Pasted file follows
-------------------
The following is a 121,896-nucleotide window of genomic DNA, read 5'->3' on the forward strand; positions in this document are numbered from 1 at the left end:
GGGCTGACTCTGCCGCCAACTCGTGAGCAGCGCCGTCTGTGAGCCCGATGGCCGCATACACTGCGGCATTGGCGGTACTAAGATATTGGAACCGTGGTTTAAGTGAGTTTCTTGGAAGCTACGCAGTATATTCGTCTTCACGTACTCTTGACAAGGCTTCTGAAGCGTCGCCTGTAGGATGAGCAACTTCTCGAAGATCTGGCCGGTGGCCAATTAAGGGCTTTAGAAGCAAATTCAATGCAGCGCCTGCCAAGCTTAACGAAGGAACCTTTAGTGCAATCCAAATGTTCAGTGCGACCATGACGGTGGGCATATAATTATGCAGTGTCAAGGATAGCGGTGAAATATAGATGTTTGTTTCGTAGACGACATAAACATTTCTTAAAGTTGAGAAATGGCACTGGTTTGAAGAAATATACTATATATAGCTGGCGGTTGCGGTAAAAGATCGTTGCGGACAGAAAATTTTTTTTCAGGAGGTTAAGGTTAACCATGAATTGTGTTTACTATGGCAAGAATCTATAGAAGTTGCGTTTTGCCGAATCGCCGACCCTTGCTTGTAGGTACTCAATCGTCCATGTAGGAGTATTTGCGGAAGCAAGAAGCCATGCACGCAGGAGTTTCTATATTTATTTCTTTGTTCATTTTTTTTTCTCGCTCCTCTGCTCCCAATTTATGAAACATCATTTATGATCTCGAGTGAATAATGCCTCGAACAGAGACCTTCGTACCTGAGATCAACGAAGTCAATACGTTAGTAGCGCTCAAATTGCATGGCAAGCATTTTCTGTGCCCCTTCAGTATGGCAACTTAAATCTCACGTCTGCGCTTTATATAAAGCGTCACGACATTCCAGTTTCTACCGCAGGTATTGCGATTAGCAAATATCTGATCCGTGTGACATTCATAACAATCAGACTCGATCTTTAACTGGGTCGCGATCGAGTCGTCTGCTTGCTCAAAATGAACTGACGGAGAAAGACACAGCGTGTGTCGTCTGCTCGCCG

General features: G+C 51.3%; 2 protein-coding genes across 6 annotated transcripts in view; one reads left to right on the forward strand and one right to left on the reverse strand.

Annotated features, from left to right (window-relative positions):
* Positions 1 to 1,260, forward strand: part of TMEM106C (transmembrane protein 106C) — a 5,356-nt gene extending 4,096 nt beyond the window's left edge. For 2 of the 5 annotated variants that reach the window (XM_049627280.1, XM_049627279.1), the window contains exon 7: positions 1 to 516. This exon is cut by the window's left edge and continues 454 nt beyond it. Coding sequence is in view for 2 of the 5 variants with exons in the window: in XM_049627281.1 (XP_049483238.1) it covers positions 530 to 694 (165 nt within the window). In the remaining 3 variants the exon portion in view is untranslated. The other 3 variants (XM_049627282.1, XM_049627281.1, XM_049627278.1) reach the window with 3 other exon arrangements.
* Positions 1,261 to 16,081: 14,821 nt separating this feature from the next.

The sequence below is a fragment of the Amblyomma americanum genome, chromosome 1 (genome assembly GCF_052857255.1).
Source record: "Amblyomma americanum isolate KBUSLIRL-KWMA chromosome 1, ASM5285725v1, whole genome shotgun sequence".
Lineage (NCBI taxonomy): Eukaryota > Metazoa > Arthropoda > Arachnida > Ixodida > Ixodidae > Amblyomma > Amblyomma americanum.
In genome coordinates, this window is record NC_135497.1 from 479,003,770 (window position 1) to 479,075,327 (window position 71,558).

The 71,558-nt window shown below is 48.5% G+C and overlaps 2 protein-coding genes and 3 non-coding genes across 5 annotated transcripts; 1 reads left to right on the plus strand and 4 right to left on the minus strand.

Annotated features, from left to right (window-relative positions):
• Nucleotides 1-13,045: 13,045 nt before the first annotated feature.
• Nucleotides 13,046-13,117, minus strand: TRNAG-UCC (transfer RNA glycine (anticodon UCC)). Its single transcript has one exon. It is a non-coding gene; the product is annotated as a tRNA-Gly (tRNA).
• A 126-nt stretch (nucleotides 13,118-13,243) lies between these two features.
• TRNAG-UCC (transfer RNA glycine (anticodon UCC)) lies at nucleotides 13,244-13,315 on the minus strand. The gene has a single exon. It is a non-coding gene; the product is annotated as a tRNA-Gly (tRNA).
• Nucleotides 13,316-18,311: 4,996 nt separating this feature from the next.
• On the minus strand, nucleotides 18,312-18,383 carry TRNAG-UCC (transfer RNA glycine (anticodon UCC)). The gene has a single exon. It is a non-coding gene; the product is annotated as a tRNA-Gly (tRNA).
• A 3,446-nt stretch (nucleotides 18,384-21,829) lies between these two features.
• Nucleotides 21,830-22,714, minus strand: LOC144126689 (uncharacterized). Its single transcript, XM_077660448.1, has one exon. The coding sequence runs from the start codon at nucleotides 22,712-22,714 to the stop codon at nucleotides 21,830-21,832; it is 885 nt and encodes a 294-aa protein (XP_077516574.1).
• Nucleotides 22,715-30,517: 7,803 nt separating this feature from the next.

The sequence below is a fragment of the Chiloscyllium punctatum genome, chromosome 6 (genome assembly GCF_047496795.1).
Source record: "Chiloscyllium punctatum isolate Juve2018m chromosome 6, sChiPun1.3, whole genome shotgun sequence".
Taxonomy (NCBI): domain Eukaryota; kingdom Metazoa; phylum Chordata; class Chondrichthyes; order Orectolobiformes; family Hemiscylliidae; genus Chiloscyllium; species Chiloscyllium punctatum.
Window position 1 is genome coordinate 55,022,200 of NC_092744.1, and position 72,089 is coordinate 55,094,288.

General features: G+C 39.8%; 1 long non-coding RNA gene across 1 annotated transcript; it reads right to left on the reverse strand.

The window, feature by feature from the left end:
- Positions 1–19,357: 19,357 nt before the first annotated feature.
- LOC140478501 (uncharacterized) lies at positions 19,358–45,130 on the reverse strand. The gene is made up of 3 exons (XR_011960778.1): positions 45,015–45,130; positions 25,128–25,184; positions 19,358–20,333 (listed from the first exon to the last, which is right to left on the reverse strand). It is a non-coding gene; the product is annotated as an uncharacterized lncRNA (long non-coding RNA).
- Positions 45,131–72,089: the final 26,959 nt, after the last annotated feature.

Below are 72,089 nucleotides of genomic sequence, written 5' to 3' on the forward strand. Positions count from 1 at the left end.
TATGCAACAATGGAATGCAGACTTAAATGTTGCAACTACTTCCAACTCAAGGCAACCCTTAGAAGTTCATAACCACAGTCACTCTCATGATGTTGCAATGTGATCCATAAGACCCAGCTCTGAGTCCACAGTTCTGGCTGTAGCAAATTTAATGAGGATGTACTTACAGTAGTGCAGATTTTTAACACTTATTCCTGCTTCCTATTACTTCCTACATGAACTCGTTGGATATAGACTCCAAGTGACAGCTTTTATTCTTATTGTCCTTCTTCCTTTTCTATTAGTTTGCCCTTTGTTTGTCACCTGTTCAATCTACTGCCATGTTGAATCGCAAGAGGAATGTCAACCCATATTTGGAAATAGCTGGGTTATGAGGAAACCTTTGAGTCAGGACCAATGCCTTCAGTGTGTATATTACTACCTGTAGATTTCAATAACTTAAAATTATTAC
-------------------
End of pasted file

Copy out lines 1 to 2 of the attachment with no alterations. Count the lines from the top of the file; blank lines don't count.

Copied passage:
The following is a 121,896-nucleotide window of genomic DNA, read 5'->3' on the forward strand; positions in this document are numbered from 1 at the left end:
GGGCTGACTCTGCCGCCAACTCGTGAGCAGCGCCGTCTGTGAGCCCGATGGCCGCATACACTGCGGCATTGGCGGTACTAAGATATTGGAACCGTGGTTTAAGTGAGTTTCTTGGAAGCTACGCAGTATATTCGTCTTCACGTACTCTTGACAAGGCTTCTGAAGCGTCGCCTGTAGGATGAGCAACTTCTCGAAGATCTGGCCGGTGGCCAATTAAGGGCTTTAGAAGCAAATTCAATGCAGCGCCTGCCAAGCTTAACGAAGGAACCTTTAGTGCAATCCAAATGTTCAGTGCGACCATGACGGTGGGCATATAATTATGCAGTGTCAAGGATAGCGGTGAAATATAGATGTTTGTTTCGTAGACGACATAAACATTTCTTAAAGTTGAGAAATGGCACTGGTTTGAAGAAATATACTATATATAGCTGGCGGTTGCGGTAAAAGATCGTTGCGGACAGAAAATTTTTTTTCAGGAGGTTAAGGTTAACCATGAATTGTGTTTACTATGGCAAGAATCTATAGAAGTTGCGTTTTGCCGAATCGCCGACCCTTGCTTGTAGGTACTCAATCGTCCATGTAGGAGTATTTGCGGAAGCAAGAAGCCATGCACGCAGGAGTTTCTATATTTATTTCTTTGTTCATTTTTTTTTCTCGCTCCTCTGCTCCCAATTTATGAAACATCATTTATGATCTCGAGTGAATAATGCCTCGAACAGAGACCTTCGTACCTGAGATCAACGAAGTCAATACGTTAGTAGCGCTCAAATTGCATGGCAAGCATTTTCTGTGCCCCTTCAGTATGGCAACTTAAATCTCACGTCTGCGCTTTATATAAAGCGTCACGACATTCCAGTTTCTACCGCAGGTATTGCGATTAGCAAATATCTGATCCGTGTGACATTCATAACAATCAGACTCGATCTTTAACTGGGTCGCGATCGAGTCGTCTGCTTGCTCAAAATGAACTGACGGAGAAAGACACAGCGTGTGTCGTCTGCTCGCCG